The 6th Annual Cleveland Clinic Medical Innovation Summit was held November 10-12, 2008. As with previous Summits, this event "provided an unrivaled perspective on the newest medical technologies and the financial drivers behind those innovations."
The 2008 topic was Urology and Gynecology and gave the Clinic a chance to show off one of the lesser known but leading (Top 2 or 3 in US) departments at the Cleveland Clinic. The Glickman Urological & Kidney Institute just moved into Glickman Tower, the largest and most advanced facility of its kinds in the world.
As opposed to the 2007 topic - the Heart - or the planned 2009 topic - Cancer - the 2008 topic isn't discussed in polite company as much. Hearing the discussions and viewing the live surgeries reaffirmed my long ago college choice that the initials MD would not follow my name.
I did almost get more than I bargained for as I hurried into lunch on Day 3 of the Summit. Four-term Wisconsin Governor and former Health and Human Services Secretary Tommy Thompson was the speaker so I looked for a table close to the middle front.
I found several empty seats at a primo table and plopped my conference bag down. I was all set to drown my salad in dressing when I noticed the table topic sign.
I had planted myself at the Female Sexual Dysfunction table. Yikes! I quickly found an unmarked table. The location was far from the speaker but I felt much better about conversing with my tablemates.
Female Sexual Dysfunction panel led by (far left) Holly Thacker, MD, Director, Center for Specialized Women’s Health, OB/GYN and Woman's Health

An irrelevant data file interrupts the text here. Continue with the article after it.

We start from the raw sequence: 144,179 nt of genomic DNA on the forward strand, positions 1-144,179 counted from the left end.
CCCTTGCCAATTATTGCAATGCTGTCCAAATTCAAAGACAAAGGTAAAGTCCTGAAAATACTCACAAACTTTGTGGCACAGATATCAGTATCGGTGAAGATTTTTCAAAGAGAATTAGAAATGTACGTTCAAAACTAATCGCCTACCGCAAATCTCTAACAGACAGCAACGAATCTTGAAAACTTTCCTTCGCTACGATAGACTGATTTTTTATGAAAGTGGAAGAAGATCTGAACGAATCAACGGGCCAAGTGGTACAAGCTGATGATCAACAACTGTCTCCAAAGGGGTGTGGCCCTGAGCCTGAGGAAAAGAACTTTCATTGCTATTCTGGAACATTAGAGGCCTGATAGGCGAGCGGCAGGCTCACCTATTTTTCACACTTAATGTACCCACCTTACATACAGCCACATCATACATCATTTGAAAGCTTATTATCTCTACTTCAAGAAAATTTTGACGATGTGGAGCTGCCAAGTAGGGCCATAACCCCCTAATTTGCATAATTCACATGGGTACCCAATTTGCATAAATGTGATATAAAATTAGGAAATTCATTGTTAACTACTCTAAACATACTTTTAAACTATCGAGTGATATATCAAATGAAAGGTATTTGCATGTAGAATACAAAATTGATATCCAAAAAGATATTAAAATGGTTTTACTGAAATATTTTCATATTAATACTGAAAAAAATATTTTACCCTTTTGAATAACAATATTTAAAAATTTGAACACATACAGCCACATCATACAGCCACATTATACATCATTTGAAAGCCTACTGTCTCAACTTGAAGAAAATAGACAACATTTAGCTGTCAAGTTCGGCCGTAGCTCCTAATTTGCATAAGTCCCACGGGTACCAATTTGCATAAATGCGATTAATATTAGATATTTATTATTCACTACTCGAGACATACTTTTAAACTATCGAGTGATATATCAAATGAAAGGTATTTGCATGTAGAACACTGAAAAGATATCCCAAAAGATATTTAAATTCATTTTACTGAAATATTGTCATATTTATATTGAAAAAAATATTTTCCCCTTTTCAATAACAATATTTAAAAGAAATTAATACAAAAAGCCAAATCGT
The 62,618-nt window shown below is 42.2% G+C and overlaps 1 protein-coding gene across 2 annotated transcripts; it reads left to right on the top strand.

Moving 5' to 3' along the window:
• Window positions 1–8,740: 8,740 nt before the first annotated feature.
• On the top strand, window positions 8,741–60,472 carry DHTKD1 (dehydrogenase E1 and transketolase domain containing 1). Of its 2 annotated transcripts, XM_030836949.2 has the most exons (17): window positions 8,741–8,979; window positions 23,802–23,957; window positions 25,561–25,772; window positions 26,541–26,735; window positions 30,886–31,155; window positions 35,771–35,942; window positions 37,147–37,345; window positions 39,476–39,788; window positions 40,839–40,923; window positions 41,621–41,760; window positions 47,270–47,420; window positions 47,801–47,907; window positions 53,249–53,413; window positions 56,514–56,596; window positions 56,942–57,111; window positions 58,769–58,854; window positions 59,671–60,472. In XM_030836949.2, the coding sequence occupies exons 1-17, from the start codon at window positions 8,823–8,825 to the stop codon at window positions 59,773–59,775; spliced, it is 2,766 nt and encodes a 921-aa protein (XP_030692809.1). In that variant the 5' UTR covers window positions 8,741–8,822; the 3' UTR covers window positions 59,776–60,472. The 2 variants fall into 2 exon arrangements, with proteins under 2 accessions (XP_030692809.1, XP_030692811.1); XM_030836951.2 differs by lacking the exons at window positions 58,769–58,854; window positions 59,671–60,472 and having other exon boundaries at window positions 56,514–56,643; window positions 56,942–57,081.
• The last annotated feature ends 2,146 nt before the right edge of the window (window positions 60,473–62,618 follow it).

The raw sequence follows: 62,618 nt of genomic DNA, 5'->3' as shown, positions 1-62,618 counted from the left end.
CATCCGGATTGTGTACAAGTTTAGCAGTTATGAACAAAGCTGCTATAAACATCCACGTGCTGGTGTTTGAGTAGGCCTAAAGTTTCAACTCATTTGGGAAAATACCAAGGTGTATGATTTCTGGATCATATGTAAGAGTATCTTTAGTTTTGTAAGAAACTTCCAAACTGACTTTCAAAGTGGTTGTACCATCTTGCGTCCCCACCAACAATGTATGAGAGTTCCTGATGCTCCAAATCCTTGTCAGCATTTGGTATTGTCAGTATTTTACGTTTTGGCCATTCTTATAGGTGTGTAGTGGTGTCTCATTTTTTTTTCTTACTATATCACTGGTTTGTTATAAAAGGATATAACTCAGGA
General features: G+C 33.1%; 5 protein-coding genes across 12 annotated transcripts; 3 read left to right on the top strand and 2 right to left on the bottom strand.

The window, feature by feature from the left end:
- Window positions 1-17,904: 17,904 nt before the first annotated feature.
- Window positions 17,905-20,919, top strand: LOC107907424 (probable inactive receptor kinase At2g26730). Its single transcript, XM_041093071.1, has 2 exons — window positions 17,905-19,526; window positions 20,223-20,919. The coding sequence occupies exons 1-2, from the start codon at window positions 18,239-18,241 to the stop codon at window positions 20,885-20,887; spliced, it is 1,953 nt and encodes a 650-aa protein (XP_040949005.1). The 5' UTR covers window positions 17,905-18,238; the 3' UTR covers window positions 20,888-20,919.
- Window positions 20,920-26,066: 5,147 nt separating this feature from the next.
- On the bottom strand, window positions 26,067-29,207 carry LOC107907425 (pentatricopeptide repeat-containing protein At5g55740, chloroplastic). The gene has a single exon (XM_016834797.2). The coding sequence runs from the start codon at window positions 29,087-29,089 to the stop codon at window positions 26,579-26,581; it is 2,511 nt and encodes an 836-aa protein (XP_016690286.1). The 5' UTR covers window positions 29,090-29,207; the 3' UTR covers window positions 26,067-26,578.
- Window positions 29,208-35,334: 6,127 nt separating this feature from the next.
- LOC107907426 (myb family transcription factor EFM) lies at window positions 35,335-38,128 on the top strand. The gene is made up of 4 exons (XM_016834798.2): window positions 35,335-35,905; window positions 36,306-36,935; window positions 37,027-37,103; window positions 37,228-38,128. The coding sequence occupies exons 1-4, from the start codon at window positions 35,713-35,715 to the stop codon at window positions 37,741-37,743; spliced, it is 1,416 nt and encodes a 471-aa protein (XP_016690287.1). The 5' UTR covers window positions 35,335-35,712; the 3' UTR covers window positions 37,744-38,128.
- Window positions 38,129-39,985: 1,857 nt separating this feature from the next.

The reason I attended the Summit is because health care is the growth industry in the US. We have an aging population that is eager to live longer and stay healthier and more active. As Chris Coburn, Executive Director of Cleveland Clinic Innovations and driving force behind the Summit explained, "We are all patients or future patients."
The Summit included live surgeries, new and innovative techniques and devices and a sharing of medical information.
But it also had a large focus on investing, venture capital and the economics of health care.
There was a significant number of international participants and attendees.
Dr Tom Kelly (center) ,Director of the Lifesciences Division in Enterprise Ireland and Dr. Manar AL-Moneef the General Director of Health Care & Life sciences at the Saudi Arabian General Investment Authority
An annual highlight of the event is the Top Ten Medical Innovations for 2009. Moderator Michael Roizen MD, Chief Wellness Officer of the Cleveland Clinic, did a good job leading the ten presenters to explanations geared toward the rest of us.
Dr Michael Roizen (far left) and Top Ten Panel
Two stood out for me. One is the Warm Organ Perfusion Device, which was ranked at #2. For the last 30 years or so, when a human heart became available for transplant, the excised heart was placed in a plastic bag and packed in a store-bought picnic cooler filled with pounds of ice.
Immediately the heart begins to slowly decay, even when packed in ice, and has to be transplanted within 240 minutes - 4 short hours - for best results.